Video: On fishing and development

This blog from Jens Sedemund, Executive Adviser at the OECD originally appeared in the Huffington Post

“GIVE a man a fish and you feed him for a day, TEACH a man to fish and you feed him for life.” This may well be the most famous proverb to capture the gist of development cooperation. While this beautifully intuitive message is hard to disagree with, its meaning has unfortunately too often been misused and turned on its head, as an argument against financial assistance. Some technical assistance -– the teaching part -– may be okay, but everything else is discredited.

It is a fact that in many countries, development assistance still remains the most significant source of external financing, and essential to ensure basic state functions and services. Arguing against continuing such support would essentially amount to a prescription for large-scale state failure at a cost to the international community of several orders of magnitude of their current development budgets.

The real meaning behind the fishing allegory is the need to overcome dependency so that developing countries, the poor, can prosper out of their own efforts. That also means that the solution to poverty is not just teaching how to fish, it is supporting the poor to develop the capacity to become good fishermen.

If the idea is to end dependency, what is the point of teaching how to fish if the teachers then don’t let the students do the fishing? The tendency in the past has been too often, for the teachers to cast the nets and take the catch themselves. The students may be taught, look on in amazement, and get to eat the catch, but are never really entrusted to perform themselves. How would they ever master the art of fishing?

That is behind the question of using, and thereby building, local institutions and capacity, rather than using donor systems. It may appear more reassuring, giving a false sense of control for donors to rely on their own mechanisms and processes. But they do so at the cost of undercutting their original raison d’être: helping countries develop the capacity that is essential for producing and sustaining development results.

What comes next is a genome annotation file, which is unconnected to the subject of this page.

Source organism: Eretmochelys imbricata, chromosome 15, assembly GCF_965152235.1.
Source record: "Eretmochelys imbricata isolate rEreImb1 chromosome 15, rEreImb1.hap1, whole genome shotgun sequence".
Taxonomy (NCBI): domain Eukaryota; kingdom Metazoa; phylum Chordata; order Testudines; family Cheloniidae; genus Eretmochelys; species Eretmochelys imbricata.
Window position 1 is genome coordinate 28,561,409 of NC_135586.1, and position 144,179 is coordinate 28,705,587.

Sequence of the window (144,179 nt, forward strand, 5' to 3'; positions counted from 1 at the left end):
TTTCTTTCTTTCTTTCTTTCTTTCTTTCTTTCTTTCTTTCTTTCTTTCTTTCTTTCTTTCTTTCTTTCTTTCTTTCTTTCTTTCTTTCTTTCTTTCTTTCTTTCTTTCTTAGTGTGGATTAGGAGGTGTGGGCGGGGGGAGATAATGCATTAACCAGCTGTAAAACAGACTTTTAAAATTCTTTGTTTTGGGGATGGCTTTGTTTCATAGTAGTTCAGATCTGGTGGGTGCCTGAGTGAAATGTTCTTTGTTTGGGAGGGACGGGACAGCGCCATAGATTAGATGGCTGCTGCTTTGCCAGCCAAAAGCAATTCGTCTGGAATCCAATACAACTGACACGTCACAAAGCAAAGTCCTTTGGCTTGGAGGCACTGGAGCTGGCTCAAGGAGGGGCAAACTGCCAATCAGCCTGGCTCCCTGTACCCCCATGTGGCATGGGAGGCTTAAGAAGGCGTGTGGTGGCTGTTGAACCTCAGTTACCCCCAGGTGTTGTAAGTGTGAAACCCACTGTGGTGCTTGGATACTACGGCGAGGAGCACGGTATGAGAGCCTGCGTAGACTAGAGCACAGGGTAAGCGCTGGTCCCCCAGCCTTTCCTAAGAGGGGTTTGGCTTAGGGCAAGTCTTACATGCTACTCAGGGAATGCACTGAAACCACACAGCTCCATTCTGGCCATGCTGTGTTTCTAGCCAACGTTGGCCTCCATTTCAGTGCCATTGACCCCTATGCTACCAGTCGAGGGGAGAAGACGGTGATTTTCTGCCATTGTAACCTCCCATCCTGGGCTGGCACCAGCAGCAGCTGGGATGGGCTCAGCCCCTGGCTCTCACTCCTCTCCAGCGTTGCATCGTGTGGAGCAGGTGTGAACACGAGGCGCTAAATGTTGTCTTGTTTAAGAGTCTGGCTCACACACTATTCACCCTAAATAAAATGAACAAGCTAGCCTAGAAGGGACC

And there is another catch: Who would the fisherman’s family look to for making sure food is on the table? If the donors assume this responsibility, governments in poor countries are neither looked to, nor empowered, to make sure their basic needs are being met. The upshot is to perpetuate dependency, and to undercut sound domestic accountability mechanisms.

Finally, being serious about supporting capacity means also looking at how, once acquired, it can be applied. Eventually, the newly trained fisherman will have to be able to pay the school for his children and afford visiting a doctor when someone gets sick. Selling fish becomes an essential part for ending the dependency that confines countries and people to poverty.

But if the fisherman is then told that they cannot sell their fish to those who helped him learn how to fish, the benefits of learning are rather limited. In the same vein, the positive impact of development co-operation is still all too often reversed by incoherence in other policy areas – at a massive cost to development, and as a waste of taxpayer resources in donor countries.

The good news is that the different development partners have not only an increasingly common understanding of these problems. They also have a new means for overcoming them. In December last year, over 160 countries, international organizations, civil society and private sector representatives agreed in Busan, South Korea, to a new Global Partnership on Effective Development Co-operation.

This has now been created. It builds on the principles of ownership of development priorities by developing countries, focus on results, inclusive development partnerships, and transparency and accountability to each other. Most importantly, while global in scope, its focus is on action on the ground at country level.

So, be clear that development cooperation is about the idea of supporting others to help themselves. But don’t stay at the pre-school level teaching, put this into practice. “Experientia est optima rerum magistra” or an ounce of practice is worth a pound of theory. Welcome the Global Partnership.